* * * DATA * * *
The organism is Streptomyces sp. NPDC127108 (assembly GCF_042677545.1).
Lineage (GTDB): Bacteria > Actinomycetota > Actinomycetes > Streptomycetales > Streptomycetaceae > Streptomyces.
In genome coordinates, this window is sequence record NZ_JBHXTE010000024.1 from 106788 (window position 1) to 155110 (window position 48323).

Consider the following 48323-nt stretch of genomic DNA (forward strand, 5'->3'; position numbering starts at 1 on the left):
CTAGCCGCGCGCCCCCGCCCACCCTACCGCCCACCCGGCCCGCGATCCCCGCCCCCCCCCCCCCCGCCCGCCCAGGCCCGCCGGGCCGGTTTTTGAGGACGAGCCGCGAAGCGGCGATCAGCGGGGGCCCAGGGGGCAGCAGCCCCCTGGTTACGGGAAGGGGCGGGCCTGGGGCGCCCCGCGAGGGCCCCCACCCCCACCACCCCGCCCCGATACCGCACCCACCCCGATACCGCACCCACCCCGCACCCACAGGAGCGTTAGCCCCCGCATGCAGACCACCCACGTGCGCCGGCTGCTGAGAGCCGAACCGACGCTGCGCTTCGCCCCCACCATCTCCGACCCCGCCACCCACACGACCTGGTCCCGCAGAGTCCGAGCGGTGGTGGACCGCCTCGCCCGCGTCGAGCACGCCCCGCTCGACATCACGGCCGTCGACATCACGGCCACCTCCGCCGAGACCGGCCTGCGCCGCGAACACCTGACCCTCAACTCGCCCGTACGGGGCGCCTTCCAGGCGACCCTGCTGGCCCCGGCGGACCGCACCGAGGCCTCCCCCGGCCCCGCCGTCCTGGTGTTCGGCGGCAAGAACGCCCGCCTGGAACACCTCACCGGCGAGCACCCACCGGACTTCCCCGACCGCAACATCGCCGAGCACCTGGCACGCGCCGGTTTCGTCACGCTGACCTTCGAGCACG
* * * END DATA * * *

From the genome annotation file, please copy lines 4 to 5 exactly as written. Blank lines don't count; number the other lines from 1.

Consider the following 48323-nt stretch of genomic DNA (forward strand, 5'->3'; position numbering starts at 1 on the left):
CTAGCCGCGCGCCCCCGCCCACCCTACCGCCCACCCGGCCCGCGATCCCCGCCCCCCCCCCCCCCGCCCGCCCAGGCCCGCCGGGCCGGTTTTTGAGGACGAGCCGCGAAGCGGCGATCAGCGGGGGCCCAGGGGGCAGCAGCCCCCTGGTTACGGGAAGGGGCGGGCCTGGGGCGCCCCGCGAGGGCCCCCACCCCCACCACCCCGCCCCGATACCGCACCCACCCCGATACCGCACCCACCCCGCACCCACAGGAGCGTTAGCCCCCGCATGCAGACCACCCACGTGCGCCGGCTGCTGAGAGCCGAACCGACGCTGCGCTTCGCCCCCACCATCTCCGACCCCGCCACCCACACGACCTGGTCCCGCAGAGTCCGAGCGGTGGTGGACCGCCTCGCCCGCGTCGAGCACGCCCCGCTCGACATCACGGCCGTCGACATCACGGCCACCTCCGCCGAGACCGGCCTGCGCCGCGAACACCTGACCCTCAACTCGCCCGTACGGGGCGCCTTCCAGGCGACCCTGCTGGCCCCGGCGGACCGCACCGAGGCCTCCCCCGGCCCCGCCGTCCTGGTGTTCGGCGGCAAGAACGCCCGCCTGGAACACCTCACCGGCGAGCACCCACCGGACTTCCCCGACCGCAACATCGCCGAGCACCTGGCACGCGCCGGTTTCGTCACGCTGACCTTCGAGCACG